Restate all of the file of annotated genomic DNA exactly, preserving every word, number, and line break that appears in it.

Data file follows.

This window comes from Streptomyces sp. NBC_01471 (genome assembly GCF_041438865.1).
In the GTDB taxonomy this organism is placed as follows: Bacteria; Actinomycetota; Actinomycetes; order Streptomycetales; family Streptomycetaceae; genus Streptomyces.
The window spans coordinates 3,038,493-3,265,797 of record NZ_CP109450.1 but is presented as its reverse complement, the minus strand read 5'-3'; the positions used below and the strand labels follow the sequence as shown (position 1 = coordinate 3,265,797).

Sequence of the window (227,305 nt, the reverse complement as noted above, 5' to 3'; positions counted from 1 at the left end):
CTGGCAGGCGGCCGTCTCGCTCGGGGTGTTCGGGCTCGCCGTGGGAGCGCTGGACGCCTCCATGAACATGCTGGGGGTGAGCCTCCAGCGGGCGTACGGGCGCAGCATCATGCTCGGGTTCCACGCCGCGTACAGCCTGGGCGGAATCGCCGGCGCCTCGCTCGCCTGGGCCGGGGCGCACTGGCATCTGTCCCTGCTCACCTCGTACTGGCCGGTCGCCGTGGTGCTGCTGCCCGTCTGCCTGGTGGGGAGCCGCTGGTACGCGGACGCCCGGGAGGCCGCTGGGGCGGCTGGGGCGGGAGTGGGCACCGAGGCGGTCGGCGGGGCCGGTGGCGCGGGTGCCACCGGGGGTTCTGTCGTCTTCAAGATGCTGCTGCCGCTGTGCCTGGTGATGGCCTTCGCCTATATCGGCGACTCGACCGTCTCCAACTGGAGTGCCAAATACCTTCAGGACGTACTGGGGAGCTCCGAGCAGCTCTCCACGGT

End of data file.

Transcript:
This window comes from Streptomyces sp. NBC_01471 (genome assembly GCF_041438865.1).
In the GTDB taxonomy this organism is placed as follows: Bacteria; Actinomycetota; Actinomycetes; order Streptomycetales; family Streptomycetaceae; genus Streptomyces.
The window spans coordinates 3,038,493-3,265,797 of record NZ_CP109450.1 but is presented as its reverse complement, the minus strand read 5'-3'; the positions used below and the strand labels follow the sequence as shown (position 1 = coordinate 3,265,797).

Sequence of the window (227,305 nt, the reverse complement as noted above, 5' to 3'; positions counted from 1 at the left end):
CTGGCAGGCGGCCGTCTCGCTCGGGGTGTTCGGGCTCGCCGTGGGAGCGCTGGACGCCTCCATGAACATGCTGGGGGTGAGCCTCCAGCGGGCGTACGGGCGCAGCATCATGCTCGGGTTCCACGCCGCGTACAGCCTGGGCGGAATCGCCGGCGCCTCGCTCGCCTGGGCCGGGGCGCACTGGCATCTGTCCCTGCTCACCTCGTACTGGCCGGTCGCCGTGGTGCTGCTGCCCGTCTGCCTGGTGGGGAGCCGCTGGTACGCGGACGCCCGGGAGGCCGCTGGGGCGGCTGGGGCGGGAGTGGGCACCGAGGCGGTCGGCGGGGCCGGTGGCGCGGGTGCCACCGGGGGTTCTGTCGTCTTCAAGATGCTGCTGCCGCTGTGCCTGGTGATGGCCTTCGCCTATATCGGCGACTCGACCGTCTCCAACTGGAGTGCCAAATACCTTCAGGACGTACTGGGGAGCTCCGAGCAGCTCTCCACGGT